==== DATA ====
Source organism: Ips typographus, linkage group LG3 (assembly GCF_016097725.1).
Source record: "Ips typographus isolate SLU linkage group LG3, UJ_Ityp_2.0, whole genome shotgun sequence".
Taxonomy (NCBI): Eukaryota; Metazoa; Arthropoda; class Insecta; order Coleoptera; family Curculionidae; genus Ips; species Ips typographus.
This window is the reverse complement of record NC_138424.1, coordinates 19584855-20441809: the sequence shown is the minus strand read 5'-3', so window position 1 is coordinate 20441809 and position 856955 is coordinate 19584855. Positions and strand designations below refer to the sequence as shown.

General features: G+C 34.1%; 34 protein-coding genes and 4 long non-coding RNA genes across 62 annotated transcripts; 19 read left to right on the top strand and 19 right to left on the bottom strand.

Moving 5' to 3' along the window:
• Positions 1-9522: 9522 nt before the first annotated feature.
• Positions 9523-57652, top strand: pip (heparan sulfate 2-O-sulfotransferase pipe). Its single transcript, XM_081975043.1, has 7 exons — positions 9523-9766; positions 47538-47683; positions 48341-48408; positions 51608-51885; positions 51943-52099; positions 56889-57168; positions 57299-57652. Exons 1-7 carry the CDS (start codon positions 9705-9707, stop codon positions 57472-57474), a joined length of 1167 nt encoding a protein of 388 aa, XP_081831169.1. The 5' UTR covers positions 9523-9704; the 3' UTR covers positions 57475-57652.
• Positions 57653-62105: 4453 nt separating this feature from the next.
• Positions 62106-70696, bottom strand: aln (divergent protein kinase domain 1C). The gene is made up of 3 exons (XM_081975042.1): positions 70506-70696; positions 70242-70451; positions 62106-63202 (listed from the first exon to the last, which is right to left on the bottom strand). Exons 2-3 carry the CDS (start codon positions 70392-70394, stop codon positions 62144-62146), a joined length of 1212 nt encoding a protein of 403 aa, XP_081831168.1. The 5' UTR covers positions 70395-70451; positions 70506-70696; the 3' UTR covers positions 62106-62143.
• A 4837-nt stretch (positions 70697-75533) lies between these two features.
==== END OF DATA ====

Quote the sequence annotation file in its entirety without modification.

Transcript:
Source organism: Ips typographus, linkage group LG3 (assembly GCF_016097725.1).
Source record: "Ips typographus isolate SLU linkage group LG3, UJ_Ityp_2.0, whole genome shotgun sequence".
Taxonomy (NCBI): Eukaryota; Metazoa; Arthropoda; class Insecta; order Coleoptera; family Curculionidae; genus Ips; species Ips typographus.
This window is the reverse complement of record NC_138424.1, coordinates 19584855-20441809: the sequence shown is the minus strand read 5'-3', so window position 1 is coordinate 20441809 and position 856955 is coordinate 19584855. Positions and strand designations below refer to the sequence as shown.

General features: G+C 34.1%; 34 protein-coding genes and 4 long non-coding RNA genes across 62 annotated transcripts; 19 read left to right on the top strand and 19 right to left on the bottom strand.

Moving 5' to 3' along the window:
• Positions 1-9522: 9522 nt before the first annotated feature.
• Positions 9523-57652, top strand: pip (heparan sulfate 2-O-sulfotransferase pipe). Its single transcript, XM_081975043.1, has 7 exons — positions 9523-9766; positions 47538-47683; positions 48341-48408; positions 51608-51885; positions 51943-52099; positions 56889-57168; positions 57299-57652. Exons 1-7 carry the CDS (start codon positions 9705-9707, stop codon positions 57472-57474), a joined length of 1167 nt encoding a protein of 388 aa, XP_081831169.1. The 5' UTR covers positions 9523-9704; the 3' UTR covers positions 57475-57652.
• Positions 57653-62105: 4453 nt separating this feature from the next.
• Positions 62106-70696, bottom strand: aln (divergent protein kinase domain 1C). The gene is made up of 3 exons (XM_081975042.1): positions 70506-70696; positions 70242-70451; positions 62106-63202 (listed from the first exon to the last, which is right to left on the bottom strand). Exons 2-3 carry the CDS (start codon positions 70392-70394, stop codon positions 62144-62146), a joined length of 1212 nt encoding a protein of 403 aa, XP_081831168.1. The 5' UTR covers positions 70395-70451; positions 70506-70696; the 3' UTR covers positions 62106-62143.
• A 4837-nt stretch (positions 70697-75533) lies between these two features.